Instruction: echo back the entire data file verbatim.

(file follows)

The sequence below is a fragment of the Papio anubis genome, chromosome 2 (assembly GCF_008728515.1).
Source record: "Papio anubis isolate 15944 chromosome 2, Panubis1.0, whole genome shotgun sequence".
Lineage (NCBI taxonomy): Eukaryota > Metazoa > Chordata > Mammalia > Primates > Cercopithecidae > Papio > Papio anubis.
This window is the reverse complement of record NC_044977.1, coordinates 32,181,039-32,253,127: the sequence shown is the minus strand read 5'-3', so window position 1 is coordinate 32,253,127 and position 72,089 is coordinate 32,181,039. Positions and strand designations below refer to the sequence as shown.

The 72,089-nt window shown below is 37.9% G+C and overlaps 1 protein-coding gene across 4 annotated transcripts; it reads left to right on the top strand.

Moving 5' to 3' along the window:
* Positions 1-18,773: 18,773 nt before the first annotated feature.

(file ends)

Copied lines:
The sequence below is a fragment of the Papio anubis genome, chromosome 2 (assembly GCF_008728515.1).
Source record: "Papio anubis isolate 15944 chromosome 2, Panubis1.0, whole genome shotgun sequence".
Lineage (NCBI taxonomy): Eukaryota > Metazoa > Chordata > Mammalia > Primates > Cercopithecidae > Papio > Papio anubis.
This window is the reverse complement of record NC_044977.1, coordinates 32,181,039-32,253,127: the sequence shown is the minus strand read 5'-3', so window position 1 is coordinate 32,253,127 and position 72,089 is coordinate 32,181,039. Positions and strand designations below refer to the sequence as shown.

The 72,089-nt window shown below is 37.9% G+C and overlaps 1 protein-coding gene across 4 annotated transcripts; it reads left to right on the top strand.

Moving 5' to 3' along the window:
* Positions 1-18,773: 18,773 nt before the first annotated feature.